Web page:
Against the background of political contradictions existing in the Ukraine, Kiev attempts to normalize its relations with Russia. This step has a simple explanation: “the party of power” is going to attract the electorate that is oriented at Moscow. In this context, it is necessary to view the results of work of the second meeting of the subcommittee for security issues of the Ukrainian-Russian interstate commission held on July 6 in Moscow. Observers pointed at the constructive dialogue between defense ministers of the Ukraine and Russia, Anatoly Gritsenko and Anatoly Serdyukov. Meanwhile, many problems remain in relations between Moscow and Kiev still and they deal chiefly with the Black Sea Fleet deployed in Crimea.
At their meeting, Gritsenko and Serdyukov discussed a broad range of problems of mutual interest. Among them were counteraction in military education and the training of personnel, draft intergovernmental agreement on amendments and supplements to the agreement on use of the ground aviation training range NITKA. It is planned that representatives of partner countries having aircraft-carriers will be trained at NITKA with the assistance of Russian and Ukrainian specialists. For example, these may be maritime pilots from India. According to the Ukrainian Defense Minister, Russia is signing a contract with India now and the matter is about landing airplanes of both Sukhoi and Mikoyan (MiG-29) companies at this training range. Gritsenko added, “We are currently working to broaden these opportunities and to give the right to train crews from partner countries there. This is beneficial for Russia, for our partner countries and for the Ukraine. This means that prospects are positive in this aspect.”
In Moscow, Gritsenko and Serdyukov also discussed the scrapping of armament, military hardware, ammunition and rocket fuel components, a draft document on the procedure of functioning of the 31st training center and a draft intergovernmental agreement on the exchange of information about portable air defense missile systems of Igla and Strela. The parties also discussed activities of the joint working group for the regulation of legal, financial, organizational and technical issues connected with development and creation of the An-70 airplane. Russia has refused to participate in this project, although Kiev hopes that military transport airplanes An-70 will be supplied to Ukrainian armed forces and will be purchased by partner countries.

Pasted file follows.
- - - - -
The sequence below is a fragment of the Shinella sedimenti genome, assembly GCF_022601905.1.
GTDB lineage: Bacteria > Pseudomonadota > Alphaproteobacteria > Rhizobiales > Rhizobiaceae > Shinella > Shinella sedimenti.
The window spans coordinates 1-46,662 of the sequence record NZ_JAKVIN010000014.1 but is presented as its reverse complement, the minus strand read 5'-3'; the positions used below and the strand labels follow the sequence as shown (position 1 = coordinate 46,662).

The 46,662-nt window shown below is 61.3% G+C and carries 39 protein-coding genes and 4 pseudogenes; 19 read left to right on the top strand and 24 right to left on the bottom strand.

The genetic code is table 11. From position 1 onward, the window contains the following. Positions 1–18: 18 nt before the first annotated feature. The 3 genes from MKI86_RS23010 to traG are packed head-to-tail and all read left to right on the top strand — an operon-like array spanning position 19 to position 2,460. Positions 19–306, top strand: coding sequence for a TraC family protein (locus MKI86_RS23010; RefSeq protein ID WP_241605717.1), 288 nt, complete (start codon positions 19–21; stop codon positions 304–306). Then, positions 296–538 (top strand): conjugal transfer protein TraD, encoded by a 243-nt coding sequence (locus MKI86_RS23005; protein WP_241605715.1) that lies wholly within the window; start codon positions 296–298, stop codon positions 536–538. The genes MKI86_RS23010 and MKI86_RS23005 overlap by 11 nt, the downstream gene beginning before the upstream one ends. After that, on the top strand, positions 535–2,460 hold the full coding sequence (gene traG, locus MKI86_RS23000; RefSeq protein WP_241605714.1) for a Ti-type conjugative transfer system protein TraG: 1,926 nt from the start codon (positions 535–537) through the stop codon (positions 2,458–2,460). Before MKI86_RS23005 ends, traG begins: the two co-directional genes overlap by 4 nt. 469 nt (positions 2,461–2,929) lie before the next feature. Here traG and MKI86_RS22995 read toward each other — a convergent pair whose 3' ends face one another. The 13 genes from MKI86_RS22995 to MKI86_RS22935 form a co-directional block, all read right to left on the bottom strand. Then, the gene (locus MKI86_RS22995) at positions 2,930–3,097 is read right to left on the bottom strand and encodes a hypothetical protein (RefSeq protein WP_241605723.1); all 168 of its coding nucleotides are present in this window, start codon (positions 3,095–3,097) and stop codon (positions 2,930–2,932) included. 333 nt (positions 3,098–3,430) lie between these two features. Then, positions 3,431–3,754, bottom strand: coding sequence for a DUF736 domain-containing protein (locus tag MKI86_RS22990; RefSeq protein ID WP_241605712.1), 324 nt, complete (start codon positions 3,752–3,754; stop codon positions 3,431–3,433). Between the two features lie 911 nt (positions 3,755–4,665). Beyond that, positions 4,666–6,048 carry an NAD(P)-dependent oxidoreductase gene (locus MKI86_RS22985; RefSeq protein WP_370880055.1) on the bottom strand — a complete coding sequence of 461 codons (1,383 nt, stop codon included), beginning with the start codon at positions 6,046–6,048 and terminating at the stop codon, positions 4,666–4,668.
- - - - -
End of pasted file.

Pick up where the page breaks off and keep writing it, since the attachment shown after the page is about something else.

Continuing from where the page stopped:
Meanwhile, it seems that the An-70 airplane is not the only stepping stone in relations between Russia and the Ukraine. Problems connected with the Black Sea Fleet remain too. Thus, recently Moscow and Kiev had a verbal battle again about the fate of the Black Sea Fleet after 2017, that is, the time of expiry of the period of rent of the infrastructure on the part of Russia. Senior Deputy Foreign Minister of the Ukraine, Vladimir Ogryzko, announced that already “in May of 2017, the Black Sea Fleet should be removed from the territory of the Ukraine.” These words were said in connection with the comments of former Commander of the Black Sea Fleet of Russia (1991-1992), Admiral Igor Kasatonov.
Kasatonov announced, “I think that Sevastopol will remain the main base of the Black Sea Fleet even after 2017. In my opinion, this is indisputable, although the agreement on rent of Sevastopol expires in that year. This agreement will be prolonged or resigned for a new longer period. The Black Sea Fleet will remain in Sevastopol as long as it is necessary for Russia.”
Various Russian politicians release such unofficial statements regularly. However, Kiev reacts to them always on the official diplomatic level of the Foreign Ministry. Kiev’s painful attitude to issues of the presence of the Black Sea Fleet on the territory of Crimea is understandable. The entourage of the President of the Ukraine, Victor Yushchenko, the major part of which has influence on the Foreign Ministry, is striving for entrance into NATO. Of course, for them the Black Sea Fleet is a bone in their throat. At any rate, at least ten years remain until the expiry of the rent agreement of the Black Sea Fleet in Sevastopol. We think that many events will happen during this time. Many things may change and it is not clear why Kiev reacts to this problem so nervously. The young reformers from Yushchenko’s team evidently feel a lack of assurance. The majority of residents of the Crimea and the southern regions of the Ukraine approve of the Black Sea Fleet in Crimea. Besides, the topic of basing the Russian fleet in the Black Sea is a cornerstone of Russian policy in the southern direction. Due to a possible withdrawal of Russia from the Conventional Forces in Europe Treaty, the presence of the Black Sea Fleet in the Crimea will serve as an additional guarantee of Russia’s security in this region. Of course, Moscow will try to remain in the Crimea as long as possible, informally supporting separatist attitudes and the wish of the residents of the south of the Ukraine to enter into Russia. That is why Yushchenko, who is oriented at the West, has a reason for concern.